“Doors,” a photograph series, 2014

Working in a series offers an artist a variety of outcomes: One may be to see a subject develop through a series of pictures like chapters in a novel, each one allowing a little greater insight into the subject. Another might be to allow a viewer to compare and contrast images to come to a unified conclusion that may differ from seeing a single image of that subject. Through the “Doors” series (pun unintended) I was interested in the latter.

"Doors," A photograph series, 2014

“Doors,” A photograph series, 2014

While photographing abandoned farmsteads I noticed the differences between all of the doors I was seeing. Now, when you think of it, why wouldn’t there be all kinds of different doors and why would this be significant? The first thing that made me think of this was the difference in standards. Most doors manufactured now are a standard size. If you do not believe me walk down the door isle in Home Depot and you will see what I mean. Now I am sure there are many different styles and colors, but they are all basically the same size with only a few exceptions. While looking for photographs on the farm sites I noticed just how much doors differed 50 or more years ago. In most cases they did not conform to the standard door sizes of today. In fact, they did not seem to conform to any standard and appeared to be almost unique in each case. How times change, I thought, and how different things are now as I’ve walked through so many doors all my life noticing very little difference in the dimensions for most. From this awareness came the “Doors” series photographed the summer of 2014.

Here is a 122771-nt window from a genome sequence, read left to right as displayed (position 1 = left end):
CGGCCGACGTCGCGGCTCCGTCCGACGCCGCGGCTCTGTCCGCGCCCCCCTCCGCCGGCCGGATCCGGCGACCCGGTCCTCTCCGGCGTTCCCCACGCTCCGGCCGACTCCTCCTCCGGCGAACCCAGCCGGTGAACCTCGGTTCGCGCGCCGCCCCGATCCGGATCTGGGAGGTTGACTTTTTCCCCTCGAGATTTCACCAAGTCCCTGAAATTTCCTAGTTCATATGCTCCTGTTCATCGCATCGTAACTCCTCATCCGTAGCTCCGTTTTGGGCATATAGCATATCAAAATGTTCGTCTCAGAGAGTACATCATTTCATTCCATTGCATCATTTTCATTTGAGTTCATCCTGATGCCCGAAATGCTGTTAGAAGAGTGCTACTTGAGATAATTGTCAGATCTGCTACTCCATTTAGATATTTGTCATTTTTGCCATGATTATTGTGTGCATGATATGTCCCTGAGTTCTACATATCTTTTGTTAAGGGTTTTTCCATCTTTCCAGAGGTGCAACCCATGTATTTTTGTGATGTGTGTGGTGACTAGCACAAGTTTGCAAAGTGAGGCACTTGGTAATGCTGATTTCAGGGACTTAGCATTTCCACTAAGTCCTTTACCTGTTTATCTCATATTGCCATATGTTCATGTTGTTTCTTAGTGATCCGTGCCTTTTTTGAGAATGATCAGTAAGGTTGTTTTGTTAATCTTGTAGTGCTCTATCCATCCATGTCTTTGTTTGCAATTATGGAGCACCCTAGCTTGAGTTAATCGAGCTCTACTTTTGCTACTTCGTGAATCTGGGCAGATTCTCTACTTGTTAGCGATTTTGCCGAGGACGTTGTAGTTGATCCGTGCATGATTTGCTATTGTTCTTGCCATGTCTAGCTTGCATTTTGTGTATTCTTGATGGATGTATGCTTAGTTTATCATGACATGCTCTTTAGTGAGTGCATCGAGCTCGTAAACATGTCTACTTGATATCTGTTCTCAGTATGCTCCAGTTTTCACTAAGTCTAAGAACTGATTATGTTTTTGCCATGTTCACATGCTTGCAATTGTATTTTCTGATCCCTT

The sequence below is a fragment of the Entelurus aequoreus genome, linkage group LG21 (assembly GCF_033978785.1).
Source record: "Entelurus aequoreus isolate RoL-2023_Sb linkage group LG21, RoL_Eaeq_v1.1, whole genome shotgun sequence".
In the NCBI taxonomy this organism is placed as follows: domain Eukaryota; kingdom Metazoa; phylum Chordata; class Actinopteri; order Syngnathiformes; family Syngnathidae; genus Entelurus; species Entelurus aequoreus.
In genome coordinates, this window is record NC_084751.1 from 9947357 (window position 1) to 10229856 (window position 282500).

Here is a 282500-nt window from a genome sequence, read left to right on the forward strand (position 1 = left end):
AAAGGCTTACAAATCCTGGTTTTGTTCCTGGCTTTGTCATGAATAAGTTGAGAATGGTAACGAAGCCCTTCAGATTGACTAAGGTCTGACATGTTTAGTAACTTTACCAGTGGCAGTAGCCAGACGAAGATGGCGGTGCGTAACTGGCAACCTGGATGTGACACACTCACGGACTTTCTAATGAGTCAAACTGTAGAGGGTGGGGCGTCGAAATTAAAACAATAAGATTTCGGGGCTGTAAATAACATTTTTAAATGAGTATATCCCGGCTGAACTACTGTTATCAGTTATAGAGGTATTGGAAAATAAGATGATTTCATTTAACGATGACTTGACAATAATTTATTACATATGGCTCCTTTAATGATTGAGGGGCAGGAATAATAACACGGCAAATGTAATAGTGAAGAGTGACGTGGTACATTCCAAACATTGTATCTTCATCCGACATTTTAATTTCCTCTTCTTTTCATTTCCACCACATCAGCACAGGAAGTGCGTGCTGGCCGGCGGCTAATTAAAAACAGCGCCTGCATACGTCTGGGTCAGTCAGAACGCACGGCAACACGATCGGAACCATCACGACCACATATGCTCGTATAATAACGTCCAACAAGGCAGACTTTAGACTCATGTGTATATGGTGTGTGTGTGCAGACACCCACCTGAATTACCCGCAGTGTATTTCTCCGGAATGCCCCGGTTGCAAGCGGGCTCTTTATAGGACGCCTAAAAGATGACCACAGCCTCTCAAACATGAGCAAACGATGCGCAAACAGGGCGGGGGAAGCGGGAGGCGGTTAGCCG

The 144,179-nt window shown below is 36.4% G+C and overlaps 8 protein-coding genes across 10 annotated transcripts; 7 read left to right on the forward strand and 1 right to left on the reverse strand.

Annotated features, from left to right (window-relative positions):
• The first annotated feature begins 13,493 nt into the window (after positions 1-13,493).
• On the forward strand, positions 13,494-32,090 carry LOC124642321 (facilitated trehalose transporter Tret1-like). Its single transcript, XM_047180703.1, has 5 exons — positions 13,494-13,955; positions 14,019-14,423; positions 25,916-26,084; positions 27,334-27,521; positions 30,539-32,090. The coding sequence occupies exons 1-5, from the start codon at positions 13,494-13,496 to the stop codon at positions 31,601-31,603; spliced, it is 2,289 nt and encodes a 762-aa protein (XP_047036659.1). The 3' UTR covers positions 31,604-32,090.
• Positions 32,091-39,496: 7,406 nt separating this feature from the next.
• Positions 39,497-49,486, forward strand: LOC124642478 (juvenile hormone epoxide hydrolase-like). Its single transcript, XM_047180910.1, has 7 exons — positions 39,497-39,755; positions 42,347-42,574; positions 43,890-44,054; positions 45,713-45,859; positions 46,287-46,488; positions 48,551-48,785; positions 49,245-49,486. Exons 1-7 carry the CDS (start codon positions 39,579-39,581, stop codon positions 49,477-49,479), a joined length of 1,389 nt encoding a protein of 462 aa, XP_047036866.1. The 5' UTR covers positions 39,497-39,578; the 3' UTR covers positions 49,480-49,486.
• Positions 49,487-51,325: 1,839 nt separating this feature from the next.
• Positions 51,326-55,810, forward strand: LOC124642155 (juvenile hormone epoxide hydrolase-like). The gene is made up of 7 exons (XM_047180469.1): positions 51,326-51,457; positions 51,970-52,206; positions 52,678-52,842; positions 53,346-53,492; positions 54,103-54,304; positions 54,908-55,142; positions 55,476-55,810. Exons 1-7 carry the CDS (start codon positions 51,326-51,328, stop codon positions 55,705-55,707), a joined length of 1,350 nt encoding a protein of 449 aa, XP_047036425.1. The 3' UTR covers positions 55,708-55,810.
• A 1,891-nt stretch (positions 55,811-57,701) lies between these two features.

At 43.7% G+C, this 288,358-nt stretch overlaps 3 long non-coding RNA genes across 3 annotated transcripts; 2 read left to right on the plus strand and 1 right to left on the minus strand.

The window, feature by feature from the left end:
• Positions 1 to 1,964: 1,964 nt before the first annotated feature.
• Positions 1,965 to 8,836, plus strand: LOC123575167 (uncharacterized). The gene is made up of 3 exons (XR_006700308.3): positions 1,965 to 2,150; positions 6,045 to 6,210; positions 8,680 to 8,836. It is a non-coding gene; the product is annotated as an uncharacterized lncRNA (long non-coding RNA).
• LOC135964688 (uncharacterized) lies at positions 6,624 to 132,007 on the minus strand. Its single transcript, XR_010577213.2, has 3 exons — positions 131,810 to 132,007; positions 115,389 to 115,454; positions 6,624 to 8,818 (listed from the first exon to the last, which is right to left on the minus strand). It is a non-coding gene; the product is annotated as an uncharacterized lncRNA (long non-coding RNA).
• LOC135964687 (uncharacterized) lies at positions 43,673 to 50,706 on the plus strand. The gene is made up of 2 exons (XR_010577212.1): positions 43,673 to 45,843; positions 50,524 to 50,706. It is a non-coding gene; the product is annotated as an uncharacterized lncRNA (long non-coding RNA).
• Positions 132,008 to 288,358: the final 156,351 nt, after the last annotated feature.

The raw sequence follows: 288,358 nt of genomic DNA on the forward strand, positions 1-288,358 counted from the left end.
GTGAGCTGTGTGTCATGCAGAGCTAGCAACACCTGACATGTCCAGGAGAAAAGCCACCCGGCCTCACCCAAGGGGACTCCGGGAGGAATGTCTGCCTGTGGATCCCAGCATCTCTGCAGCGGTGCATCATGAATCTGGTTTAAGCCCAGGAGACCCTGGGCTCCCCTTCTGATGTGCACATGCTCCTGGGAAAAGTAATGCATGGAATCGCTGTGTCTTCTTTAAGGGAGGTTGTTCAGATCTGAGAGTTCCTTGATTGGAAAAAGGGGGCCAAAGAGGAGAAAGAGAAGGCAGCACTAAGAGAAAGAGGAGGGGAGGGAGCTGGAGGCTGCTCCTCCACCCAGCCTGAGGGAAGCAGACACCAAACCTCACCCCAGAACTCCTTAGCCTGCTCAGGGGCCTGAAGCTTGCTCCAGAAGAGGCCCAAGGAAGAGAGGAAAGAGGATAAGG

Most of the doors chosen for the series have different applications. One would not expect to see a standard door size any more than one would expect a door on a house to be the same as the door on a car, but the similarity and differences in all of the doors pictured allow not only an analytical appreciation, but a metaphorical one as well. It isn’t too hard to think of these doors as people: Friends, and acquaintances all have similarities and differences, some quite radical at that, but they are all people just as these are all doors. When I began looking at my collection of photographed doors and thinking about it I noticed that they all hide something; they restrict access to what is inside of their respective buildings. From this I began to think about how the differences we see between people really is just the beginning, just like the differences between doors is just the tip of the iceberg, so to speak, when compared to the differences that may be in the spaces behind them.

“Why film?” You might ask.

Or maybe, “Why old doors?”


“Chance” in photography

When I am working with photography I am distinctly aware of the role that chance plays in the successful capture of an image. Naturally, digital photography lends a high degree of control over an image and I understand the usefulness of this process. Traditional film, on the other hand, provides what seems to me as a greater chance for discovery and this is one of the reasons why it is a part of the process I use. Due to the mechanical and chemical nature or the process the actual image left on the film often differs from the image I think I’ve captured. I process the film myself in my studio which adds to the risk (I’ve screwed up a lot of film) as well as the variation in the imagery. Once the film is processed, I scan it using the default settings on an old scanner to limit the control I impose at this step of the process. This is how these photos have taken on this strange sepia tone from a black and white negative. I think it gives some the appearance of some early daguerreotypes or tintypes.

I enjoy the appearance these photographs have acquired. After all, I am not trying to make clear, fine quality photographs, (I’ll leave that up to the real photographers), I’m trying to find an image that is as much about expression as it is about discovery.